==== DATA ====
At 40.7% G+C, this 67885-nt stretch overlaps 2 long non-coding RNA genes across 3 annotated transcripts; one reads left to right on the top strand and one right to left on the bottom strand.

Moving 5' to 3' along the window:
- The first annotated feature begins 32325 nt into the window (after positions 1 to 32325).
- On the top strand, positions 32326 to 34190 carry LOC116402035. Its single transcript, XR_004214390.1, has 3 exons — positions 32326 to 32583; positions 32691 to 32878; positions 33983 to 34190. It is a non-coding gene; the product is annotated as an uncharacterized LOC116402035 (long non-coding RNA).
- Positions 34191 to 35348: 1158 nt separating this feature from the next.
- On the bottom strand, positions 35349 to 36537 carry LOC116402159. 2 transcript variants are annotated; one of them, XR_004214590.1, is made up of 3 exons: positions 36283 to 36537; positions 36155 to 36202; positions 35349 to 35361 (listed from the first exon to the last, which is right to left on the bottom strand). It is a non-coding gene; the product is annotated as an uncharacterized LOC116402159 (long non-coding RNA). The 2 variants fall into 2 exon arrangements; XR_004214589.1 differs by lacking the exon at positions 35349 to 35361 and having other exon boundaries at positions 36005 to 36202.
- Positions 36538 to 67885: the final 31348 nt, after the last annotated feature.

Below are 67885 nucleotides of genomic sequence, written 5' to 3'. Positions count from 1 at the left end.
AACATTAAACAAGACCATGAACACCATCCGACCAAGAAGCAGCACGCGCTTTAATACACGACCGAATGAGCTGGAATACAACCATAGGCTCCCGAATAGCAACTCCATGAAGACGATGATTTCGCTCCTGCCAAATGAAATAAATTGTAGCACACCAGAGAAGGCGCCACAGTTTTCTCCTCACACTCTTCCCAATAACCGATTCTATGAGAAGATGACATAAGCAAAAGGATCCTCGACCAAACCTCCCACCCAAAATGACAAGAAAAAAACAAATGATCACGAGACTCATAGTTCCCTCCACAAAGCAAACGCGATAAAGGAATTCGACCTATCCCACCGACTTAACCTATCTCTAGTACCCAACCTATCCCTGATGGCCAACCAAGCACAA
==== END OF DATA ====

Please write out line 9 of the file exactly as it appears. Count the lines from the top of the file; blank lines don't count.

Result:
AACATTAAACAAGACCATGAACACCATCCGACCAAGAAGCAGCACGCGCTTTAATACACGACCGAATGAGCTGGAATACAACCATAGGCTCCCGAATAGCAACTCCATGAAGACGATGATTTCGCTCCTGCCAAATGAAATAAATTGTAGCACACCAGAGAAGGCGCCACAGTTTTCTCCTCACACTCTTCCCAATAACCGATTCTATGAGAAGATGACATAAGCAAAAGGATCCTCGACCAAACCTCCCACCCAAAATGACAAGAAAAAAACAAATGATCACGAGACTCATAGTTCCCTCCACAAAGCAAACGCGATAAAGGAATTCGACCTATCCCACCGACTTAACCTATCTCTAGTACCCAACCTATCCCTGATGGCCAACCAAGCACAA